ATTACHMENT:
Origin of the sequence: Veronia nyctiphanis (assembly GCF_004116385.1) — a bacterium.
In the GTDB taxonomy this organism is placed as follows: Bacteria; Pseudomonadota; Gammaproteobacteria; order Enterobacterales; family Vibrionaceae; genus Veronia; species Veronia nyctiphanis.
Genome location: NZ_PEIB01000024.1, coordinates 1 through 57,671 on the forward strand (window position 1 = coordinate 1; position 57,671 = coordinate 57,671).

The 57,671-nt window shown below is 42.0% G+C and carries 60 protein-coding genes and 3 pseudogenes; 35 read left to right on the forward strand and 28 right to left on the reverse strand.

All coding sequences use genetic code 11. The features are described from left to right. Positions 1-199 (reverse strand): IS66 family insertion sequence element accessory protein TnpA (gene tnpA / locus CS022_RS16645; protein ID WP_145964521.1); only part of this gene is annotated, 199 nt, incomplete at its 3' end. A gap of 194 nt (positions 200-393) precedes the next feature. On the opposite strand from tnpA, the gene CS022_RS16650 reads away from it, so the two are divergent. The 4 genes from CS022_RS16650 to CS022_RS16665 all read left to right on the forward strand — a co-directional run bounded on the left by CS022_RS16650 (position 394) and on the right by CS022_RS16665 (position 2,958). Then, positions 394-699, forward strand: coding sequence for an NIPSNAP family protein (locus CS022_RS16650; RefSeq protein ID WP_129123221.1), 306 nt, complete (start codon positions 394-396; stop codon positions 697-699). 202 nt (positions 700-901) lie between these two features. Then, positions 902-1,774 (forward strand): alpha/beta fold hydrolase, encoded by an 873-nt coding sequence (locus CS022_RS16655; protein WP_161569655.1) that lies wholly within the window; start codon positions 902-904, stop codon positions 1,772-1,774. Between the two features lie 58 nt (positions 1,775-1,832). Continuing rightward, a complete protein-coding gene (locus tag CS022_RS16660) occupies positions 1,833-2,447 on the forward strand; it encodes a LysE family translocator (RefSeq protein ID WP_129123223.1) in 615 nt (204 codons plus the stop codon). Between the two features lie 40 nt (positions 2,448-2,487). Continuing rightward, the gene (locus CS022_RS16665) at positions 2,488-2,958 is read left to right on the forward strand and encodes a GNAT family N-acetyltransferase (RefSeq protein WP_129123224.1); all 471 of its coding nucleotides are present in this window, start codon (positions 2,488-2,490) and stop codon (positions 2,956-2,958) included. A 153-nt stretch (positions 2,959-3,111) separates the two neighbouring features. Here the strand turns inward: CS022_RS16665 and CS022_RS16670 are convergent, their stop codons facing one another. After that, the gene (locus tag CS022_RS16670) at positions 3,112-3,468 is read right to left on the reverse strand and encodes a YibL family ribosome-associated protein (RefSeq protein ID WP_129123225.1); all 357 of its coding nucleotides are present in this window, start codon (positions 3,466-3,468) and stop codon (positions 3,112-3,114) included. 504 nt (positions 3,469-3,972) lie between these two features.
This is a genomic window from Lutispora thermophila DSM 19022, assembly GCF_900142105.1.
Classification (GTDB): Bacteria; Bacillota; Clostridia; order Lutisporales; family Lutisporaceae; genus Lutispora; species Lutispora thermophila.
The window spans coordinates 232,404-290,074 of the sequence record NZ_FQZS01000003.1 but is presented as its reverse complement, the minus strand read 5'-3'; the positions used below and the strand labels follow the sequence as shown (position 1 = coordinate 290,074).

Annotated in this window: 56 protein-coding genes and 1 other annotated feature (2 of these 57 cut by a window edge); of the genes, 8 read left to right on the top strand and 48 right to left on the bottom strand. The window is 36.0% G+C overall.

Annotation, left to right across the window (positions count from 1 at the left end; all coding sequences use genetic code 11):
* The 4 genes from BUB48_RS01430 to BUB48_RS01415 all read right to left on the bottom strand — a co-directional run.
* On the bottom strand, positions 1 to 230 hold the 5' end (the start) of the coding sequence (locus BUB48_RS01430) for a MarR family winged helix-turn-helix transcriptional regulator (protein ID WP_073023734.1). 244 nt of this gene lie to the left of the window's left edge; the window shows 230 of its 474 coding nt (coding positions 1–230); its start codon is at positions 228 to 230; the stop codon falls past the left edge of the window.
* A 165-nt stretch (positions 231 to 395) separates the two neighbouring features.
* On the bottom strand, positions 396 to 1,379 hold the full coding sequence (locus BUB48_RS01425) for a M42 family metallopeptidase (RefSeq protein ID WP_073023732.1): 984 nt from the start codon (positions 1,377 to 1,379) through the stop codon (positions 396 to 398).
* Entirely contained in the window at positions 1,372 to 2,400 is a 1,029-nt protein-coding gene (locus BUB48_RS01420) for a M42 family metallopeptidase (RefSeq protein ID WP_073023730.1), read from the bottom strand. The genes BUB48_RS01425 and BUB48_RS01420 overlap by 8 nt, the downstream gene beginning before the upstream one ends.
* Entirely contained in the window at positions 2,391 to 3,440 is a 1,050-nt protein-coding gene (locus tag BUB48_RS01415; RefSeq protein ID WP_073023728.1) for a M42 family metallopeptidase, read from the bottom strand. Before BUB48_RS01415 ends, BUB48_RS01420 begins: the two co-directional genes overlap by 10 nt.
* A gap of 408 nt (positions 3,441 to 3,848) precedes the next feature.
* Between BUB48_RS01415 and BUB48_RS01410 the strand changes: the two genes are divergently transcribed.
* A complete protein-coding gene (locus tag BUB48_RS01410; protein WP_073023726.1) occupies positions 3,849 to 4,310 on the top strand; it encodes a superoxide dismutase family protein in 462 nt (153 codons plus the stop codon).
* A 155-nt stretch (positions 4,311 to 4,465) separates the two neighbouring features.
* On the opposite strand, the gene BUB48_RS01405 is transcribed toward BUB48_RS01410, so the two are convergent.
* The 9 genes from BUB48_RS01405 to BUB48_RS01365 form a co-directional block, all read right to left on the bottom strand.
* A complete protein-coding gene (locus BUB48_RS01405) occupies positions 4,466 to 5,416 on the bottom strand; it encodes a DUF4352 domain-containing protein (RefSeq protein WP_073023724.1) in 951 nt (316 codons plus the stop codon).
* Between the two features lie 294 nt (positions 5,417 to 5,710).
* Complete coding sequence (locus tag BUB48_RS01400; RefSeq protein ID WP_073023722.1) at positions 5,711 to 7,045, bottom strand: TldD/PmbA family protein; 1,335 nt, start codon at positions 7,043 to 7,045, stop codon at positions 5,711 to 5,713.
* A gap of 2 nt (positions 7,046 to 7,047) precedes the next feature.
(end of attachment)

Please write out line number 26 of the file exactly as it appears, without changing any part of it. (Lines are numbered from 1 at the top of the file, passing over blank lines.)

* A gap of 2 nt (positions 7,046 to 7,047) precedes the next feature.